Magnum – Chase The Dragon & The Eleventh Hour
Around the time of the NWOBHM, when I was starting to take an interest in rock music, Magnum were first arriving on the scene. These are Magnum’s 4th and 5th albums respectively, from 1982 and 1983. Chase The Dragon was the more commercially sucessful of the two, reaching number 17 in the British album charts. At the time the albums were released Radio 1’s Friday Rock Show was still on the go and featured songs from The Eleventh Hour in one of their sessions.
Magnum have now split up, without really achieving the sucess I had hoped they would. Magnum’s career peaked at later albums such as ‘On A Storyteller’s Night’ and ‘Wings Of Heaven’. If you are looking to buy one Magnum album for your collection, the aforementioned are a better bet than either Chase The Dragon or The Eleventh Hour. If you are only familiar with their later work, then the albums reviewed are an interesting insight into how their sound developed, especially as these albums can be picked up very cheaply now. I bought both these albums for a tenner.
Magnum have an distinctly English feel about them. At this stage of their career Magnum were still pomp rockers. Bearing in mind the release dates of the albums it’s hardly surprising if the best description is NWOBHM with pomp keyboards. As well as the more overly pomp tunes, we also see Magnum trying their hand at straight rock and almost AOR material. There is a slighly medieval feel to the music and lyrics that evoke visions of Jethro Tull (with the keyboards replacing the flute).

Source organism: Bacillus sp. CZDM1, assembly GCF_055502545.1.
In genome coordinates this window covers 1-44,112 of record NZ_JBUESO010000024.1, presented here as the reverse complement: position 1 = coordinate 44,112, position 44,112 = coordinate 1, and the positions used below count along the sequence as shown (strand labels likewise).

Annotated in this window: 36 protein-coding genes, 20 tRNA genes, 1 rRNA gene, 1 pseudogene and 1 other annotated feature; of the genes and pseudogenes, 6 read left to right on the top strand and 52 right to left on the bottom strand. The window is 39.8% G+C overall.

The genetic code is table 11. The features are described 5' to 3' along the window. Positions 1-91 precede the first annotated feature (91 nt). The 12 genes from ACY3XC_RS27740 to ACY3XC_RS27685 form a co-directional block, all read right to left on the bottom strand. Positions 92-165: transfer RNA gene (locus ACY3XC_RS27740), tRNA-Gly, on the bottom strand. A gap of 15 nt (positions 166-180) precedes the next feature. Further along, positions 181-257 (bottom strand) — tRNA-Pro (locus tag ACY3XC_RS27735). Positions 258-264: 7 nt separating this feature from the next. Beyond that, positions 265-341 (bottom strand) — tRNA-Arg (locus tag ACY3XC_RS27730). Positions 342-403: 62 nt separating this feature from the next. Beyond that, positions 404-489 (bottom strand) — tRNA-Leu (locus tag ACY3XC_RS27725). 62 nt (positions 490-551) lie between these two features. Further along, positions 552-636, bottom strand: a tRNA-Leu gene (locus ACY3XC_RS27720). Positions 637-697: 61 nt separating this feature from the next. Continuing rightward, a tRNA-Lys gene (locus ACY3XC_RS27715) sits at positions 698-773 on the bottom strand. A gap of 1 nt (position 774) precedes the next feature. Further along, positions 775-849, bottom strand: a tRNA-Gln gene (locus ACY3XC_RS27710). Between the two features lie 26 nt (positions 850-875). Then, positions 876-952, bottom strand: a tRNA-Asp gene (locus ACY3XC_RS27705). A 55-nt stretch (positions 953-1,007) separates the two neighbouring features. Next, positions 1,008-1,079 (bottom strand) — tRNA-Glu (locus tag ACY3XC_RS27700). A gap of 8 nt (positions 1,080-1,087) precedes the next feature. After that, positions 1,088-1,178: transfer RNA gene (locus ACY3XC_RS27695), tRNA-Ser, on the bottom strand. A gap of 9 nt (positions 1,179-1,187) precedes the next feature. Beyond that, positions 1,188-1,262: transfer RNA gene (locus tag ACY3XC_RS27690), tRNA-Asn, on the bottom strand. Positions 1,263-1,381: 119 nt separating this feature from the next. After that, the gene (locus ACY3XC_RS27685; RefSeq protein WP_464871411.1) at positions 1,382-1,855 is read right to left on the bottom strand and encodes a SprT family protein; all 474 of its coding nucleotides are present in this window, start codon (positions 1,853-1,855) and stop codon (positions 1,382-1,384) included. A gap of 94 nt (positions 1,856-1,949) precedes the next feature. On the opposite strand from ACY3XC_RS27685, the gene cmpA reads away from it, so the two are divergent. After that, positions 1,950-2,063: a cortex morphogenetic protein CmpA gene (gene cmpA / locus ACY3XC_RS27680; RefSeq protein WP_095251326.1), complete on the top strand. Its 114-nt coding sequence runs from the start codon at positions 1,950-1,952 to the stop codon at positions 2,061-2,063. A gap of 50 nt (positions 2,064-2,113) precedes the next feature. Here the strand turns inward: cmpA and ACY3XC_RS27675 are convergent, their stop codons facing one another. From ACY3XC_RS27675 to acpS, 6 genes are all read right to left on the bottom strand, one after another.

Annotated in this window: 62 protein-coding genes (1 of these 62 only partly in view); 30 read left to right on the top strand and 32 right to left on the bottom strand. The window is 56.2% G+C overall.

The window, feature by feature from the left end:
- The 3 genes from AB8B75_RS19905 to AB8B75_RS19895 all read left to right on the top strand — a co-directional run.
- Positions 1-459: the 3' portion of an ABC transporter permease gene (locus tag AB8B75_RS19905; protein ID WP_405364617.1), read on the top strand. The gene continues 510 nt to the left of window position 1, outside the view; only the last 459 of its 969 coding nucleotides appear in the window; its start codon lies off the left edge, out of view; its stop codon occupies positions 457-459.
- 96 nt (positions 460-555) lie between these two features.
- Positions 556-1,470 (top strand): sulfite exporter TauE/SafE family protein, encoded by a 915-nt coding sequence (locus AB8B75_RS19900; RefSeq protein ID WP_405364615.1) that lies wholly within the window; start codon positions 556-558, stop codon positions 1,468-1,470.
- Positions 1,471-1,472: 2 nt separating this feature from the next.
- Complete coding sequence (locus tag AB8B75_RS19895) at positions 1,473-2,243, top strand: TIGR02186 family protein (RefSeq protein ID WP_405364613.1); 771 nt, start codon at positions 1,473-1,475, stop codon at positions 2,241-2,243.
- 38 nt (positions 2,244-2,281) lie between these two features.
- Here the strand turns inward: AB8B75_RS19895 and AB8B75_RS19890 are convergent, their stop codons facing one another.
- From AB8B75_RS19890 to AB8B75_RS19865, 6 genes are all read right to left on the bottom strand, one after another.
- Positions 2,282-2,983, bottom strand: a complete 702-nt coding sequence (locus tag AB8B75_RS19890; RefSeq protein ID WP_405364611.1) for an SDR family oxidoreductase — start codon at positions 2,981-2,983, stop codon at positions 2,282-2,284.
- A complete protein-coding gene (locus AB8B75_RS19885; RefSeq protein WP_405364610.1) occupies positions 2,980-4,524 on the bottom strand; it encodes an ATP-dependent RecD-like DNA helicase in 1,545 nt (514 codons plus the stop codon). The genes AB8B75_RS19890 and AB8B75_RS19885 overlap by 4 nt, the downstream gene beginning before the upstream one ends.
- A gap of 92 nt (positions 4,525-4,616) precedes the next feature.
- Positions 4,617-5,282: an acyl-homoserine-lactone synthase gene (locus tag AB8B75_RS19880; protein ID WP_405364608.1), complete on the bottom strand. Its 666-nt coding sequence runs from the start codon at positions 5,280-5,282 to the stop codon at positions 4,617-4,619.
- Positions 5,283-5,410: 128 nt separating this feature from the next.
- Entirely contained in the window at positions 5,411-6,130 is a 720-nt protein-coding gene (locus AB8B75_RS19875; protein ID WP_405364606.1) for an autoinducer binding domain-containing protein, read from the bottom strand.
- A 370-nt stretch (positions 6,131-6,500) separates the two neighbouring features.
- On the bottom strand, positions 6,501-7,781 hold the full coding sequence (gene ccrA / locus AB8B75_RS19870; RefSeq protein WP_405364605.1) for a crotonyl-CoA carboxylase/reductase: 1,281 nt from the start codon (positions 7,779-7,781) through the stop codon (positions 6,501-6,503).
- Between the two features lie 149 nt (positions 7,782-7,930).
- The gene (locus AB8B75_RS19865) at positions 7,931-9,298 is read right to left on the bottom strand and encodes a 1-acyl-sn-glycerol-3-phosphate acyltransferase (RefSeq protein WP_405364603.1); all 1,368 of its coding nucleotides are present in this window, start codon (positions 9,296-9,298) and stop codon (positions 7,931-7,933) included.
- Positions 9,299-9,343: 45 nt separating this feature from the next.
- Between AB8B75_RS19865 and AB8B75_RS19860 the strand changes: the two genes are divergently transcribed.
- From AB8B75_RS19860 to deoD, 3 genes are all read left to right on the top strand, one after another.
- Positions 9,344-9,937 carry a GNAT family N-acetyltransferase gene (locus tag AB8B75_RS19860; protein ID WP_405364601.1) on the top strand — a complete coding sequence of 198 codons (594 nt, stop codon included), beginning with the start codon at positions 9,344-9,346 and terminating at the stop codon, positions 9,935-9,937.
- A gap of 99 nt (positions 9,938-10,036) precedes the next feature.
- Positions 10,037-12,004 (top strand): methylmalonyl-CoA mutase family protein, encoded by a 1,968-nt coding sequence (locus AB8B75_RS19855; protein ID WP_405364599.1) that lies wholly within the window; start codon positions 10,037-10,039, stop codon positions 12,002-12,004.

Of the two albums, I prefer The Eleventh Hour, despite the fact that Chase The Dragon contains the better known material such as Soldier Of The Line, The Spirit and Sacred Hour. This is the more consistent album of the two. Listening to the albums now, they do sound dated. I would love to hear them with a modern production job done on them. The other factor that dates them is that the playing times are in the 35 to 40 mins region, compared with the 50 plus mins we expect from modern releases.
If I had been reviewing these back when they were first released, I’d probably be giving them say 8 or 9. Now I only feel inclined to give Chase The Dragon a 6 and The Eleventh Hour a 7.
Ratings : Chase The Dragon 6, The Eleventh Hour 7.